CPPIB breaks winning streak with $23-billion loss amid ‘market turbulence’

Uncertain investing climate and market volatility expected to continue Publishing date: Aug 11, 2022  •  6 hours ago  •  3 minute read  •  48 Comments The Canada Pension Plan Investment Board reported a 4.2 per cent loss, equivalent to $23 billion, for the three months ending June 30. Photo by Sean Kilpatrick /THE CANADIAN PRESS The…
CPPIB breaks winning streak with $23-billion loss amid ‘market turbulence’

Uncertain investing climate and market volatility expected to continue

Publishing date:

Aug 11, 2022  •  6 hours ago  •  3 minute read  •  48 Comments

The Canada Pension Plan Investment Board reported a 4.2 per cent loss, equivalent to $23 billion, for the three months ending June 30. Photo by Sean Kilpatrick /THE CANADIAN PRESS

The Canada Pension Plan Investment Board, which had been stick-handling economic and market fallout from the COVID-19 pandemic without losses, ended that streak in its first fiscal quarter.

On Thursday, CPPIB reported a 4.2 per cent loss, equivalent to $23 billion, for the three months ending June 30. Net assets fell to $523 billion from $539 billion, and included an influx of $7 billion from CPP contributions.

“Uncertain business and investment conditions and market turbulence (are) anticipated to continue throughout the fiscal year,” CPPIB, the manager of assets for Canada’s national pension scheme, said in a document accompanying its financial results.

However, it added that the CPP Fund is “well positioned to continue to add value over the long term and successfully navigate market turbulence.”

CPPIB said there was a 52 per cent increase in market volatility in the first quarter from a year earlier, with contributing factors including Russia’s invasion of Ukraine, inflation, supply chain interruptions and “pandemic spark” volatility, which resulted in significant declines in global equities and bond prices.

The Fund’s five-year net real return, which accounts for all costs and inflation, is 5.3 per cent. The 10-year net real return is 7.8 per cent. Before those adjustments, the five and 10-year annualized net returns were 8.7 per cent and 10.3 per cent.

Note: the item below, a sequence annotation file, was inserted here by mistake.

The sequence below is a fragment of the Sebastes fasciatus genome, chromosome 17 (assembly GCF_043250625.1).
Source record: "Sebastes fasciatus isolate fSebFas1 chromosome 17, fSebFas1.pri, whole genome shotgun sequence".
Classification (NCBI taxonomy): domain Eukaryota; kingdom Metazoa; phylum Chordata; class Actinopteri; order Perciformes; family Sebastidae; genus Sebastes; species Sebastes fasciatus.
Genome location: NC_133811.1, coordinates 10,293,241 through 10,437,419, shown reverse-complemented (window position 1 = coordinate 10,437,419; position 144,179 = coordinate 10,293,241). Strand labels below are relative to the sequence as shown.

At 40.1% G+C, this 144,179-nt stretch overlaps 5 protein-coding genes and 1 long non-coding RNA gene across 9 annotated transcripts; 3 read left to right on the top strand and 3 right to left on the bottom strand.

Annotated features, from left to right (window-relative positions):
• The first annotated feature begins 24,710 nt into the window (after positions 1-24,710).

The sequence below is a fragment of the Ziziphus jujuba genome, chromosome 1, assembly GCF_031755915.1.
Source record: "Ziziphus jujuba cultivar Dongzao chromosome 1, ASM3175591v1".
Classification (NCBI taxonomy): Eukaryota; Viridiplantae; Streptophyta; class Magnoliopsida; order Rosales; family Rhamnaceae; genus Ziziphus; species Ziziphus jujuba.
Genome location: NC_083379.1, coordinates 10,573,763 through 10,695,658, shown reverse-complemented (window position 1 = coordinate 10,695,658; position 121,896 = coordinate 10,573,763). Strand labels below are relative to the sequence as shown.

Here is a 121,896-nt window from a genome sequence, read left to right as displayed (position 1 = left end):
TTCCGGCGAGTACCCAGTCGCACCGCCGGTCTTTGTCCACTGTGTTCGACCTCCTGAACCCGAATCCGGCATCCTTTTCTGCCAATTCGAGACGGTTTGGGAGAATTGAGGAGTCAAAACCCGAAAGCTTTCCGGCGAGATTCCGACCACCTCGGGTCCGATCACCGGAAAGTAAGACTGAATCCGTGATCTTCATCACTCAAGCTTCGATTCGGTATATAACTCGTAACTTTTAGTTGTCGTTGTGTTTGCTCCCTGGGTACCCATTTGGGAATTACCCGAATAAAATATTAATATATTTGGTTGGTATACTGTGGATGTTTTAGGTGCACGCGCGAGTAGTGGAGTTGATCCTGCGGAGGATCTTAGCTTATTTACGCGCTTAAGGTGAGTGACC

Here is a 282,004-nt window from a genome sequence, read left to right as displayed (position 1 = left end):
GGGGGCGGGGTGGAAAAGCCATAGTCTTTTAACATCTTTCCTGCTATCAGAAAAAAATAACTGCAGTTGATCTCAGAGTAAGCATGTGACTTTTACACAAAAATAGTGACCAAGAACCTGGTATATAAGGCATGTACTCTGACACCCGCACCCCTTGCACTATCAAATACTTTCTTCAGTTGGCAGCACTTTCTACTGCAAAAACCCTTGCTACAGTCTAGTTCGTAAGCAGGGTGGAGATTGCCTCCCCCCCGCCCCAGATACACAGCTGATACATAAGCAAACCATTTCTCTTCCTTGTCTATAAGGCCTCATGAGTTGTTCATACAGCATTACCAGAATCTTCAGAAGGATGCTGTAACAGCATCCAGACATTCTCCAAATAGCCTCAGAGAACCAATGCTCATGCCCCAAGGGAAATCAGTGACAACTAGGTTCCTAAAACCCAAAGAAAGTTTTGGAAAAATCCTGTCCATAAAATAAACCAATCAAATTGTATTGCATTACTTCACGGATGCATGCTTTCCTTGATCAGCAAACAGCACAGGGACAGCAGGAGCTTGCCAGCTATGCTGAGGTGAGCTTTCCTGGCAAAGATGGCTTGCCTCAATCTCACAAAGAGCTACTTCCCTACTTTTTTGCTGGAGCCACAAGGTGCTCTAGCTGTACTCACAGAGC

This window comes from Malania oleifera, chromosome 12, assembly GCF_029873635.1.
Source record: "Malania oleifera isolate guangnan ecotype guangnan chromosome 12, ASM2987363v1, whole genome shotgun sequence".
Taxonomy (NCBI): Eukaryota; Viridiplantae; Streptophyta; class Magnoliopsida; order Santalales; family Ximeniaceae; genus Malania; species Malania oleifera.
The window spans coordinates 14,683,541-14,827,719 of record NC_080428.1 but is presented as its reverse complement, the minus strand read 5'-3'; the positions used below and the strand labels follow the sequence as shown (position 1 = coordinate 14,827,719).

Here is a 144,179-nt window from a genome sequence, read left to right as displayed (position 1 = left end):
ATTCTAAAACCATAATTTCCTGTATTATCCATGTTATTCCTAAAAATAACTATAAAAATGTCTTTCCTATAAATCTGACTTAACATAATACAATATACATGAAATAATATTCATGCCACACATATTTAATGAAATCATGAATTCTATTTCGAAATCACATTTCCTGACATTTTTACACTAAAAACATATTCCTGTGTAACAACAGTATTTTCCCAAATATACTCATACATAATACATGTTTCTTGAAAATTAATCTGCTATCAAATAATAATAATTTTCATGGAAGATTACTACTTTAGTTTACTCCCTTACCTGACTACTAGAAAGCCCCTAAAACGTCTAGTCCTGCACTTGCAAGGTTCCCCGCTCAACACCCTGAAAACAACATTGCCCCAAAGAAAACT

CPPIB said the first-quarter loss was driven primarily by losses in public equity strategies, due to the broad decline in global equity markets, while investments in private equity, credit and real estate “contributed modestly to the losses.”

Meanwhile, losses in fixed income due to higher interest rates imposed by central banks to fight inflation were offset by foreign exchange gains of $3.1 billion as the Canadian dollar weakened against the U.S. dollar. CPPIB invests around the world but reports its financial results in Canadian dollars.

The pension management organization said positive results in the first quarter came from gains by external portfolio managers, quantitative trading strategies and investments in energy and infrastructure.

“Financial markets experienced the most challenging first six months of the year in the last half century, and the Fund’s first fiscal quarter was not immune to such widespread decline,” John Graham, chief executive of CPPIB, said in a statement. 

“However, our active management strategy — diversified across asset classes and geographies — moderated the impact on the Fund, preserving investment value.” 

Canada’s chief actuary has determined that the CPP fund will be sustainable at current contribution rates over the next 75 years if it returns 3.95 per cent annually on base accounts and 3.38 per cent on additional accounts, after taking into account inflation and all costs.

In his statement, Graham said the portfolio is set up to withstand a double-digit percentage loss once every 20 years, and noted that CPPIB beat returns for leading global indices in the first quarter. The global indices declined, on average, well into double-digit territory, he said.

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“The uncertain business and investment conditions we noted in the previous quarter continue, and we expect to see this turbulence persist throughout the fiscal year,” Graham said. 

“We know Canadians are concerned about the impact of market volatility on their retirement plans, and they can take comfort in the fact that the Fund is expected to deliver solid performance over the long term, even with periodic turbulence such as we are witnessing this year.” 

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Veteran pension consultant Keith Ambachtsheer said declines in the market value of pension plan portfolios should not be considered true losses because assets were not sold for less than their acquisition price. 

“The decline in market value of (the CPP Fund’s) portfolio in the last quarter simply means that its investments were valued somewhat lower than they were three months ago,” he said, adding that lower valuations should works in CPPIB’s favour as it continues to hunt for investments. 

“This means its incoming cash flow can now buy assets at lower prices than it could three months ago,” he said.

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